Mercury campaign helps free mum jailed in cot deaths case

Victory: the Mecury’s campaign

A mother jailed for killing her two babies has been released following a three-year campaign by the Sunday Mercury in Birmingham.

Julie Ferris, from Birmingham, was charged with the murder of her two children in December 1998. Ninemonthold daughter Hayley was thought to have been a victim of cotdeath in 1993, but when son Brandon died under similar circumstances in May 1998, aged eight months, Ferris was arrested.

Ferris, who has learning difficulties, was forbidden from entering a plea at her trial after prosecutors argued she had a mental age of six.

She was detained indefinitely under the Mental Health Act after Professor Roy Meadow testified that he believed the children had been smothered.

Meadow is currently facing a General Medical Council inquiry over discredited expert evidence he has given in a number of baby murder trials.

The Sunday Mercury launched its Justice for Julie campaign in March 2001 and subsequently reported that the babies could have been victims of a rare form of epilepsy which runs in the Ferris family. The paper traced new witnesses who had seen the children having fits, and questioned the unopposed trial evidence of Meadow.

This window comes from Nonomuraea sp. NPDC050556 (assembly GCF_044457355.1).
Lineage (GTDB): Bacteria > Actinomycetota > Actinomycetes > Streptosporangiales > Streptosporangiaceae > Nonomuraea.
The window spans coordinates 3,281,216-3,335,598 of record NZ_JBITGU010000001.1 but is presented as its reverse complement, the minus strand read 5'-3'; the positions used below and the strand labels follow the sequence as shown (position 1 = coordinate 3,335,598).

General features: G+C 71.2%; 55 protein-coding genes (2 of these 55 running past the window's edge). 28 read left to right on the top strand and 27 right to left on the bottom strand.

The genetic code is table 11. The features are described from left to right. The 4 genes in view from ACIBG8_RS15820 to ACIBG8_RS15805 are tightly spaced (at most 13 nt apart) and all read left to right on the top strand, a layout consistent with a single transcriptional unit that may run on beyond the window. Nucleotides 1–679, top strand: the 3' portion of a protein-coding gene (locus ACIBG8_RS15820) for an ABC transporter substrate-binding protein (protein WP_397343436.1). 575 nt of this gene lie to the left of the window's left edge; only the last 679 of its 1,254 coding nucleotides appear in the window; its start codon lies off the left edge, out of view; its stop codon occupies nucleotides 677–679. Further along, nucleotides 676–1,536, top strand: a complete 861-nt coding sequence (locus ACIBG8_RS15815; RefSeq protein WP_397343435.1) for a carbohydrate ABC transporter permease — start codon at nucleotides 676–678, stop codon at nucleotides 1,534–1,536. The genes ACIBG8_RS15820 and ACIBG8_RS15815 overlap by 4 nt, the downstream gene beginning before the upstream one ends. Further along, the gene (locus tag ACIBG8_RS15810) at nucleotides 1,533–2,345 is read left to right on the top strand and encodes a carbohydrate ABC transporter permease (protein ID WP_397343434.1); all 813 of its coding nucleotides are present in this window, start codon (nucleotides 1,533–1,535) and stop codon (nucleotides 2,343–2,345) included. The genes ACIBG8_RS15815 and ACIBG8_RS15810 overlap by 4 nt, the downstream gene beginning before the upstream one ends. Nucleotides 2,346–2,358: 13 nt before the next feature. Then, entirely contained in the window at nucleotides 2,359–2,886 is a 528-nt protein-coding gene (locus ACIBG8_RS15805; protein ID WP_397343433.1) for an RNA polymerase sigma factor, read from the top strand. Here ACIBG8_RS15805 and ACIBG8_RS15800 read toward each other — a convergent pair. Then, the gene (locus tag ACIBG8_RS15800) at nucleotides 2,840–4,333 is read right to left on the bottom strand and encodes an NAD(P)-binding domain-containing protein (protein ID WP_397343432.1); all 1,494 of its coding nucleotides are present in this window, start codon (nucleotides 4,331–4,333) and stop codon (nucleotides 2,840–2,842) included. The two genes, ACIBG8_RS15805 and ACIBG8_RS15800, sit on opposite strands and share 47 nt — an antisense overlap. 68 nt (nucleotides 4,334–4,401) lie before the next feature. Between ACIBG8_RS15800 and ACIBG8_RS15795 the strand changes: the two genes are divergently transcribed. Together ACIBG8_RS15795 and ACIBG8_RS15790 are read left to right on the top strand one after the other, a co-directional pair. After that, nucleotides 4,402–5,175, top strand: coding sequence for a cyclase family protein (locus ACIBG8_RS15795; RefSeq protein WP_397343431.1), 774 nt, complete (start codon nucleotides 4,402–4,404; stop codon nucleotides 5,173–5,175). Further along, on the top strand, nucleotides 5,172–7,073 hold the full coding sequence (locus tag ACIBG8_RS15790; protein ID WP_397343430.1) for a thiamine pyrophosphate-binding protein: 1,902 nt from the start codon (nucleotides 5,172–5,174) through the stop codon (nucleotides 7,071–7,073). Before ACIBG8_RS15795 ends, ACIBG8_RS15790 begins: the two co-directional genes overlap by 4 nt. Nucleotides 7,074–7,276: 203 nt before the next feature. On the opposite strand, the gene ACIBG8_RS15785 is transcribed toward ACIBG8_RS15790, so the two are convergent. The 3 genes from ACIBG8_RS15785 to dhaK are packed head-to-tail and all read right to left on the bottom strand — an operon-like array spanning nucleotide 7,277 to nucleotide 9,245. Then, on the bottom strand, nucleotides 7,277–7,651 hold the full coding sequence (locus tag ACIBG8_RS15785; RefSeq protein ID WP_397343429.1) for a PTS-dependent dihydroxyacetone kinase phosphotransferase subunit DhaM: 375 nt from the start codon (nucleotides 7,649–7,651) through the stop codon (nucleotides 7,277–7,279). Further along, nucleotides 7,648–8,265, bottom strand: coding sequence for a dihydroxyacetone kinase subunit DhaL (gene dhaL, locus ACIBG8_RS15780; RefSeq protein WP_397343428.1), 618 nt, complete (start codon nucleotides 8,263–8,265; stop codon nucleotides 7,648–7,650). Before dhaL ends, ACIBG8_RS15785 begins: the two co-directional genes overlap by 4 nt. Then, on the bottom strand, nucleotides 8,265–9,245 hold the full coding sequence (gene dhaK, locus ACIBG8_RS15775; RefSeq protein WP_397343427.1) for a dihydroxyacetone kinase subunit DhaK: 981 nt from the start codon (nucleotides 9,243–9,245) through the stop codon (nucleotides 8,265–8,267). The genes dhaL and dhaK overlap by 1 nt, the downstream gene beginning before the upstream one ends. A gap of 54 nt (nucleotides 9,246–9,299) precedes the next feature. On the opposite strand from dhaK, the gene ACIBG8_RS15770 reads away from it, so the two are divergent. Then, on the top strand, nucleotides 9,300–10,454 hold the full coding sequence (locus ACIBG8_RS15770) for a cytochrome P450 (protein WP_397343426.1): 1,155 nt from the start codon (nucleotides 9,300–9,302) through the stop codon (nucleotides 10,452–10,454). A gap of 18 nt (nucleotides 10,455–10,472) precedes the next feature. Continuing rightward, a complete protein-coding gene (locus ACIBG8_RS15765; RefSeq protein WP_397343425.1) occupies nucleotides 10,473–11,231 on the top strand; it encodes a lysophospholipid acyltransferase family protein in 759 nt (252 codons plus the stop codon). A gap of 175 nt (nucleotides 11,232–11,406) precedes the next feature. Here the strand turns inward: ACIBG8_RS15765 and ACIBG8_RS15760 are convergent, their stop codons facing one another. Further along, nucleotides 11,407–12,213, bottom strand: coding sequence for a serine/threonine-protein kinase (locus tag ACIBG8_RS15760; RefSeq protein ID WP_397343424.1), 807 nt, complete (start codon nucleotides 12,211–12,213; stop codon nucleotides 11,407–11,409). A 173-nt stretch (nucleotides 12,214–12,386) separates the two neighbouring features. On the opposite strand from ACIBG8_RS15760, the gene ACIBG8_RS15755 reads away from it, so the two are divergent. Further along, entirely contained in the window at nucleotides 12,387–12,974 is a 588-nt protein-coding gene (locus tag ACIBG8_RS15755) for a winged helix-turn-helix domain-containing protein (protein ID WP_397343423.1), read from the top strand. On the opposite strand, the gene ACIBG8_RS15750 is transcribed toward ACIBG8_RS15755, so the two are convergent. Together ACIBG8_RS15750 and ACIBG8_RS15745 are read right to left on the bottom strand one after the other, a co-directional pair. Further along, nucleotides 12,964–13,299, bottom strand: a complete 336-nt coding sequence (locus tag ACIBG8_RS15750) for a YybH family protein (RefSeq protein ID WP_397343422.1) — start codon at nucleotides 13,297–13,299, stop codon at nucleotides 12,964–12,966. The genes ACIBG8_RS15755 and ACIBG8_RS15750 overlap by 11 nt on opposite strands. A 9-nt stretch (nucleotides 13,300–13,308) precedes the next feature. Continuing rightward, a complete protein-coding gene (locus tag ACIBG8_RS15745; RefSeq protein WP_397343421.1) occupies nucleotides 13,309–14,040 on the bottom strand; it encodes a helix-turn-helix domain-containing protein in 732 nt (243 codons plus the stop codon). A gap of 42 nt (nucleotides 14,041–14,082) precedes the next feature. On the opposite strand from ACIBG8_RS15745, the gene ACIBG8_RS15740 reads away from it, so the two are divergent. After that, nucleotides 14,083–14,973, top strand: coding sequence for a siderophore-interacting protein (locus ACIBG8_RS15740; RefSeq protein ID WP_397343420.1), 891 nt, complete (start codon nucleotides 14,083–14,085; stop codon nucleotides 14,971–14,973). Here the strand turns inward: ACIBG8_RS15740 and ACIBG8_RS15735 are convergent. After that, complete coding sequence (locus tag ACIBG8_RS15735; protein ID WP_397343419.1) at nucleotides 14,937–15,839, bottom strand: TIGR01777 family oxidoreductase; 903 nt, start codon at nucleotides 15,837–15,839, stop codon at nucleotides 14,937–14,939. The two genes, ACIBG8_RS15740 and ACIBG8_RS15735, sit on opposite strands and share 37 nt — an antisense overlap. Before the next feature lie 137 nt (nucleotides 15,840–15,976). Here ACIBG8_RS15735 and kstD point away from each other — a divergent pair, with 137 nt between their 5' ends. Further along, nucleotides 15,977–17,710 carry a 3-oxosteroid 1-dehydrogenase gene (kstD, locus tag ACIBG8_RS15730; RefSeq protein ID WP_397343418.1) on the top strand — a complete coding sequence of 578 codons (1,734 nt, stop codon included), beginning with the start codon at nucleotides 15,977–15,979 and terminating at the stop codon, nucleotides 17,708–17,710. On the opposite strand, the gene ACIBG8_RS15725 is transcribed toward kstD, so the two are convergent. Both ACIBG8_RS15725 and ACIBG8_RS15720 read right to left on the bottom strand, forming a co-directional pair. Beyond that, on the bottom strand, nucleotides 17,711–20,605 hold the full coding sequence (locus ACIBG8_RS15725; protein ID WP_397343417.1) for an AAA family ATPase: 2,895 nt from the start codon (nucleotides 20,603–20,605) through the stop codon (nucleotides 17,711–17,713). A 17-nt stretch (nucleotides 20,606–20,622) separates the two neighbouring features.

The Mercury investigation contributed to new solicitors being appointed and earlier this month the Crown Prosecution Service contacted them to say it was dropping charges.

After the decision Ferris told the Mercury: “Professor Meadow is the one who should be sectioned. I was detained under the Mental Health Act and spent four years in bail hostels, secure units, hospitals and prison.

“At one stage the authorities even told me I would never be free unless I agreed to be sterilised to stop me having more children. I refused because I knew I was innocent.

“I’ve been to hell and back. I want to thank the Sunday Mercury and everyone who believed in my innocence.”

Mercury editor David Brookes said: “We were deeply moved by Julie’s plight and determined to seek the justice so cruelly denied her. It has taken three years but justice has at last been done.”

He added: “It is the duty of regional newspapers to expose injustices and campaign on behalf of those whose voices would not otherwise be heard.”

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